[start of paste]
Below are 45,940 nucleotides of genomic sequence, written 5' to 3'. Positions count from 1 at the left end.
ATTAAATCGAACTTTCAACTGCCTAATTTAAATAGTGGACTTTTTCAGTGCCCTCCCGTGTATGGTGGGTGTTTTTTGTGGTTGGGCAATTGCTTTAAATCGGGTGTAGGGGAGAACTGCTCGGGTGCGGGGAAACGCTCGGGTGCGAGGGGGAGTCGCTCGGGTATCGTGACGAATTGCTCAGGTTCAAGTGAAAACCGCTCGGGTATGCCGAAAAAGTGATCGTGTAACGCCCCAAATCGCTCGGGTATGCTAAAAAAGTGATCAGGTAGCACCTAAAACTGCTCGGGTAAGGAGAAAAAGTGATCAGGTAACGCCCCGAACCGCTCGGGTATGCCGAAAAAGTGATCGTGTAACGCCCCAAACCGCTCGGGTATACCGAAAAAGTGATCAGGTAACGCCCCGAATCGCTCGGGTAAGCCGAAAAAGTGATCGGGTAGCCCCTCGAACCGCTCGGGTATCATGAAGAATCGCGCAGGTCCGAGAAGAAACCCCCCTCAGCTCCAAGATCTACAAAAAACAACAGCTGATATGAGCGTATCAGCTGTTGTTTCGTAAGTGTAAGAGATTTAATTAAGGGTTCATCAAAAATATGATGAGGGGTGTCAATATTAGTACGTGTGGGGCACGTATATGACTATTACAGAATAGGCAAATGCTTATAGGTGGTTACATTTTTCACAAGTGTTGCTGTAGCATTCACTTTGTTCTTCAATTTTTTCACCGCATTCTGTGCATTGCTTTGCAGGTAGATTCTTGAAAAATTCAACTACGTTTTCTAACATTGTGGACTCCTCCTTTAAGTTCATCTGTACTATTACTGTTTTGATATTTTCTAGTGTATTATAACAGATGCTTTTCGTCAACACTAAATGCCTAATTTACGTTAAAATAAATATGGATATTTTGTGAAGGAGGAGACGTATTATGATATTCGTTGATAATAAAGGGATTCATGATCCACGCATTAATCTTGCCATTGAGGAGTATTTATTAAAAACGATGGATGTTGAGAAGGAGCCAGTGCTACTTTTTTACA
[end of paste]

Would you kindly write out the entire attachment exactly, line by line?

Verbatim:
Below are 45,940 nucleotides of genomic sequence, written 5' to 3'. Positions count from 1 at the left end.
ATTAAATCGAACTTTCAACTGCCTAATTTAAATAGTGGACTTTTTCAGTGCCCTCCCGTGTATGGTGGGTGTTTTTTGTGGTTGGGCAATTGCTTTAAATCGGGTGTAGGGGAGAACTGCTCGGGTGCGGGGAAACGCTCGGGTGCGAGGGGGAGTCGCTCGGGTATCGTGACGAATTGCTCAGGTTCAAGTGAAAACCGCTCGGGTATGCCGAAAAAGTGATCGTGTAACGCCCCAAATCGCTCGGGTATGCTAAAAAAGTGATCAGGTAGCACCTAAAACTGCTCGGGTAAGGAGAAAAAGTGATCAGGTAACGCCCCGAACCGCTCGGGTATGCCGAAAAAGTGATCGTGTAACGCCCCAAACCGCTCGGGTATACCGAAAAAGTGATCAGGTAACGCCCCGAATCGCTCGGGTAAGCCGAAAAAGTGATCGGGTAGCCCCTCGAACCGCTCGGGTATCATGAAGAATCGCGCAGGTCCGAGAAGAAACCCCCCTCAGCTCCAAGATCTACAAAAAACAACAGCTGATATGAGCGTATCAGCTGTTGTTTCGTAAGTGTAAGAGATTTAATTAAGGGTTCATCAAAAATATGATGAGGGGTGTCAATATTAGTACGTGTGGGGCACGTATATGACTATTACAGAATAGGCAAATGCTTATAGGTGGTTACATTTTTCACAAGTGTTGCTGTAGCATTCACTTTGTTCTTCAATTTTTTCACCGCATTCTGTGCATTGCTTTGCAGGTAGATTCTTGAAAAATTCAACTACGTTTTCTAACATTGTGGACTCCTCCTTTAAGTTCATCTGTACTATTACTGTTTTGATATTTTCTAGTGTATTATAACAGATGCTTTTCGTCAACACTAAATGCCTAATTTACGTTAAAATAAATATGGATATTTTGTGAAGGAGGAGACGTATTATGATATTCGTTGATAATAAAGGGATTCATGATCCACGCATTAATCTTGCCATTGAGGAGTATTTATTAAAAACGATGGATGTTGAGAAGGAGCCAGTGCTACTTTTTTACA